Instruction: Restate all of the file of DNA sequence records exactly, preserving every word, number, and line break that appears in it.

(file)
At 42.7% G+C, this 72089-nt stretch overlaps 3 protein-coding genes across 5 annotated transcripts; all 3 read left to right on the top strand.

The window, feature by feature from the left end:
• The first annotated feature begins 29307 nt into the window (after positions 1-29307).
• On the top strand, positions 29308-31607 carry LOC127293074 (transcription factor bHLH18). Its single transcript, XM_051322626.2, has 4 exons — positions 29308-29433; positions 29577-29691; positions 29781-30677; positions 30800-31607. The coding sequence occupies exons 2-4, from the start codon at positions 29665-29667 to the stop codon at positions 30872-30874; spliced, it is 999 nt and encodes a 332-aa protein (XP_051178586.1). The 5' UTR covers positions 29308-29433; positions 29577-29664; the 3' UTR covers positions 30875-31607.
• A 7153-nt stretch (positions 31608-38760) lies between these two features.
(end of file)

At 42.7% G+C, this 72089-nt stretch overlaps 3 protein-coding genes across 5 annotated transcripts; all 3 read left to right on the top strand.

The window, feature by feature from the left end:
• The first annotated feature begins 29307 nt into the window (after positions 1-29307).
• On the top strand, positions 29308-31607 carry LOC127293074 (transcription factor bHLH18). Its single transcript, XM_051322626.2, has 4 exons — positions 29308-29433; positions 29577-29691; positions 29781-30677; positions 30800-31607. The coding sequence occupies exons 2-4, from the start codon at positions 29665-29667 to the stop codon at positions 30872-30874; spliced, it is 999 nt and encodes a 332-aa protein (XP_051178586.1). The 5' UTR covers positions 29308-29433; positions 29577-29664; the 3' UTR covers positions 30875-31607.
• A 7153-nt stretch (positions 31608-38760) lies between these two features.